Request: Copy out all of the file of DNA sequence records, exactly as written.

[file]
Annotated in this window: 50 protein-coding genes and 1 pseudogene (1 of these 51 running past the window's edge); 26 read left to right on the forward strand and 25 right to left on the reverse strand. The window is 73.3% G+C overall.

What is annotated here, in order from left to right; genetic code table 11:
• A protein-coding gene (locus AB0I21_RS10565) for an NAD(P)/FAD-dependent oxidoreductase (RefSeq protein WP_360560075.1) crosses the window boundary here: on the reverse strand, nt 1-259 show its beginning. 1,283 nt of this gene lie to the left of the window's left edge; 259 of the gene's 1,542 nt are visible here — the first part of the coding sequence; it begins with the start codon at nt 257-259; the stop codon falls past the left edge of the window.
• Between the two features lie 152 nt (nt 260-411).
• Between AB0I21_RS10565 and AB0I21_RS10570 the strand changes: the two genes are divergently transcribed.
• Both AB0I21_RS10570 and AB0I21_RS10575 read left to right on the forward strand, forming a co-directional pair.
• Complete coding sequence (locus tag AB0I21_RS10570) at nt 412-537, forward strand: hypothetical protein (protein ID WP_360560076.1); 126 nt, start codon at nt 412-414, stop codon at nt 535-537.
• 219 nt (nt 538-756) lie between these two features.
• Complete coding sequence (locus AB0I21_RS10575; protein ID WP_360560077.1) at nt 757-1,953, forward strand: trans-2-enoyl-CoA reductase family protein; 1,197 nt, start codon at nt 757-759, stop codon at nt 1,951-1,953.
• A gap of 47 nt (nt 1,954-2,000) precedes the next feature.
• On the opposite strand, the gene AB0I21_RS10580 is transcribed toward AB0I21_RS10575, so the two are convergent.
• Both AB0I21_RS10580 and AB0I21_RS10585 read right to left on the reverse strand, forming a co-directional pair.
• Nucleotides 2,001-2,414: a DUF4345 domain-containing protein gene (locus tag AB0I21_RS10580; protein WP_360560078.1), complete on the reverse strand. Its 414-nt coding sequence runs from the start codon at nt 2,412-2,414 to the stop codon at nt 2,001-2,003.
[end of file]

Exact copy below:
Annotated in this window: 50 protein-coding genes and 1 pseudogene (1 of these 51 running past the window's edge); 26 read left to right on the forward strand and 25 right to left on the reverse strand. The window is 73.3% G+C overall.

What is annotated here, in order from left to right; genetic code table 11:
• A protein-coding gene (locus AB0I21_RS10565) for an NAD(P)/FAD-dependent oxidoreductase (RefSeq protein WP_360560075.1) crosses the window boundary here: on the reverse strand, nt 1-259 show its beginning. 1,283 nt of this gene lie to the left of the window's left edge; 259 of the gene's 1,542 nt are visible here — the first part of the coding sequence; it begins with the start codon at nt 257-259; the stop codon falls past the left edge of the window.
• Between the two features lie 152 nt (nt 260-411).
• Between AB0I21_RS10565 and AB0I21_RS10570 the strand changes: the two genes are divergently transcribed.
• Both AB0I21_RS10570 and AB0I21_RS10575 read left to right on the forward strand, forming a co-directional pair.
• Complete coding sequence (locus tag AB0I21_RS10570) at nt 412-537, forward strand: hypothetical protein (protein ID WP_360560076.1); 126 nt, start codon at nt 412-414, stop codon at nt 535-537.
• 219 nt (nt 538-756) lie between these two features.
• Complete coding sequence (locus AB0I21_RS10575; protein ID WP_360560077.1) at nt 757-1,953, forward strand: trans-2-enoyl-CoA reductase family protein; 1,197 nt, start codon at nt 757-759, stop codon at nt 1,951-1,953.
• A gap of 47 nt (nt 1,954-2,000) precedes the next feature.
• On the opposite strand, the gene AB0I21_RS10580 is transcribed toward AB0I21_RS10575, so the two are convergent.
• Both AB0I21_RS10580 and AB0I21_RS10585 read right to left on the reverse strand, forming a co-directional pair.
• Nucleotides 2,001-2,414: a DUF4345 domain-containing protein gene (locus tag AB0I21_RS10580; protein WP_360560078.1), complete on the reverse strand. Its 414-nt coding sequence runs from the start codon at nt 2,412-2,414 to the stop codon at nt 2,001-2,003.